The evening was kicked off by our host Matthew Chadbourne, who glued proceedings together with an awkward charm and an amusing befuddlement at the colloquialisms of British life. This played nicely into several stories, in particular Kirsten Brown, who took a personable story and laced it with a celebrity supporting cast (reminding us all how good
On to the second half, and another trio of hilarious stories. Luke White Thompson told the kind of heartbreaking story that taps into the social anxiety we all have thrust upon us through school. The tone of the evening shifted twice after this, firstly with Adam Goldstein whose story was crass and pleasingly silly as it built in confidence through its telling. The evening ended with a spot of black humour as Tara Newton-Wordsworth went dark, which felt perfectly suited for a show built around seeking out lies.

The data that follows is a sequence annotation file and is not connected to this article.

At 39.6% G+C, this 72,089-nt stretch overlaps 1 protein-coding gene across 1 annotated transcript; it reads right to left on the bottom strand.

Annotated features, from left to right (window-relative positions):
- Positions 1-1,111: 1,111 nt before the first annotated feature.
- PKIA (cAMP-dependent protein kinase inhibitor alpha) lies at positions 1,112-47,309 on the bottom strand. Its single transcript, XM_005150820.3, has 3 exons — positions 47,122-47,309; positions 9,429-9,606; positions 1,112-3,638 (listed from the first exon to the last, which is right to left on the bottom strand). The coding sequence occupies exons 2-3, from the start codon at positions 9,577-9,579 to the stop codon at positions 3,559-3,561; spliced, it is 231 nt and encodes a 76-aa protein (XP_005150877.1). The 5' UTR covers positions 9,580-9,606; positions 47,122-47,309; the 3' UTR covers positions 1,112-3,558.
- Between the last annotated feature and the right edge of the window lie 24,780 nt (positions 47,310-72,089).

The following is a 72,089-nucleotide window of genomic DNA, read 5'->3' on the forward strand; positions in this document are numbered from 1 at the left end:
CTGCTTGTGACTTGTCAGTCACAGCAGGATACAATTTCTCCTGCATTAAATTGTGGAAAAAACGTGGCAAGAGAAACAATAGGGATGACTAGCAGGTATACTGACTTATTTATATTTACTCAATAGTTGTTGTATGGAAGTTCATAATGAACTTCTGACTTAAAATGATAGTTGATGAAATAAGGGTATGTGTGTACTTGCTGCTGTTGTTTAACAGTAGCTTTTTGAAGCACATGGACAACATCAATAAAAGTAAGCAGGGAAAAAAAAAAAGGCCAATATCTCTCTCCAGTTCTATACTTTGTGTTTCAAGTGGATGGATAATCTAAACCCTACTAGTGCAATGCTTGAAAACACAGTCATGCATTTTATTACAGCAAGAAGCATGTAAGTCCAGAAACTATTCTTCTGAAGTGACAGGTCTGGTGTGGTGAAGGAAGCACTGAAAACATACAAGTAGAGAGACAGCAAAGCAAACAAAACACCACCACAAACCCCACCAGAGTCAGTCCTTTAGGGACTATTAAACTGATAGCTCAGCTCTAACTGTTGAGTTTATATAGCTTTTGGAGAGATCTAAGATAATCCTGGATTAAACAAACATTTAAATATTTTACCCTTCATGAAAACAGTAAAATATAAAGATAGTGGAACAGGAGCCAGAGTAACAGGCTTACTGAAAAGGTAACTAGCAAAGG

Outliars feels like the perfect vehicle for comedy in 2019, with our anxiety around truth and lies played successfully for humour. Each of the performers were exceptional, eking out their fair share of laughs and it made me want to go to QED's next comedy night. What I particularly enjoyed was how the comedians approached telling their stories, adding depth and variety to the evening, with some built out of awkward encounters we've all experienced, and others out of exceptional circumstances. QED Comedy put together a cracking line up and it shows why they have a well earned reputation for both fostering local talent and bringing the next big thing to